Energy: Stop Faking It!

Simple Machines!
Participants use a Science Object simulation to learn about the concept of Work The first of two Web Seminars on Energy: Stop Faking It! was held on Tuesday, January 9, 2007, from 6:30 p.m. to 8:00 p.m. Eastern time. The presenter was Dr. Bill Robertson, author of the popular NSTA Press series Stop Faking It! Finally Understanding Science So You Can Teach It. Robertson focused his presentation on simple machines, while spending some time to review the concepts of kinetic energy, potential energy, and work.

Fifty-nine (59) participants were present in addition to the presenter and the NSTA staff. Participating educators represented the states of Arizona, Arkansas, California, Delaware, Georgia, Louisiana, Maine, Maryland, Massachusetts, Minnesota, Nebraska, New Jersey, New York, North Carolina, Ohio, Oklahoma, Pennsylvania, Rhode Island, South Carolina, Texas, and Wisconsin. Some of the participants attended the symposium on the same topic at the Area Conference in Salt Lake City, UT.

Dr. Robertson started the presentation giving the participants a review of the concepts of kinetic energy, potential energy, and work. He described the subject of simple machines using slides depicting a pencil and a ruler working as a lever to lift a rock. These slides elicited many questions from the audience. He continued to define work as the net force multiplied by the distance the object moves in the direction of the force. And furthermore, he concluded that if heat losses due to friction are ignored, then the work done on the system equals work done by the system, or simply, that work "in" equals work "out". At this point, Robertson introduced the mathematical formula to describe this relationship: F1d1=F2d2.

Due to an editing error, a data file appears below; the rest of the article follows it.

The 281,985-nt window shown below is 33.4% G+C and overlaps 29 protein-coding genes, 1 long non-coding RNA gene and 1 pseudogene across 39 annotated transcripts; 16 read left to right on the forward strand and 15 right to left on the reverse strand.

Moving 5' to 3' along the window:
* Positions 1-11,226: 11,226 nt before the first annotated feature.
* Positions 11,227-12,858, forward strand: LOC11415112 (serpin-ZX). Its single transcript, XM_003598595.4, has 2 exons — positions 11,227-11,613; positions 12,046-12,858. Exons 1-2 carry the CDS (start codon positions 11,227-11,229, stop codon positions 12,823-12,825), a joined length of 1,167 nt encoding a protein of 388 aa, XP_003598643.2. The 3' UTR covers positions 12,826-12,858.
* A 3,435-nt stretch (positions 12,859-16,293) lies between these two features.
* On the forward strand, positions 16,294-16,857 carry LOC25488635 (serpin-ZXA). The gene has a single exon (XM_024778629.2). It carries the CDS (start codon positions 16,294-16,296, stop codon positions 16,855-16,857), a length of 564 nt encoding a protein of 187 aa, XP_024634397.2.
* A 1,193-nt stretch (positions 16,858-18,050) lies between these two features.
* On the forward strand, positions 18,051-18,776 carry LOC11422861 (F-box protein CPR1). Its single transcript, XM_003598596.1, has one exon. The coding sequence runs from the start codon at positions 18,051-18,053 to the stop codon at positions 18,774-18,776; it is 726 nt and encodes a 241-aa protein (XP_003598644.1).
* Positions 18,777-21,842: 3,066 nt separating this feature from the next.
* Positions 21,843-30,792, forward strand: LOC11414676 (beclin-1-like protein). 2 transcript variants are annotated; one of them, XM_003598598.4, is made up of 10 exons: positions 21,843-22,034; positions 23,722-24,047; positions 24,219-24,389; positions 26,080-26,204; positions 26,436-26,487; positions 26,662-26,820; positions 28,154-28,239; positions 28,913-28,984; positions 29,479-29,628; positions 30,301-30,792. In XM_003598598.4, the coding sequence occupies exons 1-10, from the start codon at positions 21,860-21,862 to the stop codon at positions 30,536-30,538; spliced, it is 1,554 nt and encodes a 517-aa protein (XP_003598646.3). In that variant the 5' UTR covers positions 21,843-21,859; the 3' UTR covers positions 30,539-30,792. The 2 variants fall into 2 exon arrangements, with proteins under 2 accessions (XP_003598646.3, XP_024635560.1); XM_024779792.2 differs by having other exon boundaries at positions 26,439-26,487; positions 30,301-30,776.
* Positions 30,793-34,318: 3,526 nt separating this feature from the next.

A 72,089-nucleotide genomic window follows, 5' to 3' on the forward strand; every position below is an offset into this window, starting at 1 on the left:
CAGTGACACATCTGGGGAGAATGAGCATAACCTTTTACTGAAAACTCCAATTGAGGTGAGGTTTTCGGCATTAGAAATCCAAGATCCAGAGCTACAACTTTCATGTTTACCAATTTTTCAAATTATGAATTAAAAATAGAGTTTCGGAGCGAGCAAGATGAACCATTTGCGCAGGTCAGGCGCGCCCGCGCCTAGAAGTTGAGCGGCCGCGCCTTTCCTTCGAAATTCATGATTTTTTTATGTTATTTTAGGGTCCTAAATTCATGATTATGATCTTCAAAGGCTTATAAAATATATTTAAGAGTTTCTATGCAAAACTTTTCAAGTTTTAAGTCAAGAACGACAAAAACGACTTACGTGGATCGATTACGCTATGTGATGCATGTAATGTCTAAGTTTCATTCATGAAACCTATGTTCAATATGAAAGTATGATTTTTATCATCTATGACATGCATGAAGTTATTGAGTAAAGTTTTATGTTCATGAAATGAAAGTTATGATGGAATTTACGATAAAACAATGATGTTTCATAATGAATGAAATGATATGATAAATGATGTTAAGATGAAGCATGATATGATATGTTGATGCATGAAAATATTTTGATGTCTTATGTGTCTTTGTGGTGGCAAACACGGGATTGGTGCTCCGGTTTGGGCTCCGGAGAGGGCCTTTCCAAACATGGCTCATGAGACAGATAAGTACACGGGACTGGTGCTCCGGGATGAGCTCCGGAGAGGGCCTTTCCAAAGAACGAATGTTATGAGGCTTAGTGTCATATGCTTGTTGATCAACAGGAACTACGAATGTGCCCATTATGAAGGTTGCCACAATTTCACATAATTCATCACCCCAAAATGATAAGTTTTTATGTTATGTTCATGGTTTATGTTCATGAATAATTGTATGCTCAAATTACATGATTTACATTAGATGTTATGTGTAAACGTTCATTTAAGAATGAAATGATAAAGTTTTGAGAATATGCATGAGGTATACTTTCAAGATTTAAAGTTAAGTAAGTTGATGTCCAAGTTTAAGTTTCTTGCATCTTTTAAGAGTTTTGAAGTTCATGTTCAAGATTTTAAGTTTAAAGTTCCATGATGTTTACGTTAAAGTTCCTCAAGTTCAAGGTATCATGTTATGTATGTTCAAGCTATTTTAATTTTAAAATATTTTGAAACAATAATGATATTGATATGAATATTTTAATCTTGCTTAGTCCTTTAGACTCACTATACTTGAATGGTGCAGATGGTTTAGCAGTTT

The presenter reviews the concept of Kinetic Energy

Dr. Robertson continued the presentation with several examples using a lever and the mathematical formula describe above to ask the participants questions about the values of the forces and the distances displayed. He also introduced a simulation from one of the Energy Science Objects where the participants had the opportunity to manipulate variables and see results. The last few slides displayed examples of other simple machines, like a toenail clipper, a bottle opener, and a pair of scissors. At the end of the seminar all participants received a copy of NSTA's SciGuide about Force and Motion, grades 5-8.

Here are some comments provided by the participants at the end of the Web Seminar:
  • "My knowledge increased. It will help my work in the classroom."
  • "I am a resource teacher working with teachers in K-5. This helps me with examples to help the teachers understand the concepts they are teaching."
  • "The content itself was a rewarding review of essential concepts of force, work, energy, and simple machines. Good discussion between presenter and students."
  • "This is what my class is working on right now! It was so clear and concise."

Thanks to the participants and to Bill Robertson for the learning opportunity, the interactions, and a job well done!

Web Seminar I Resources


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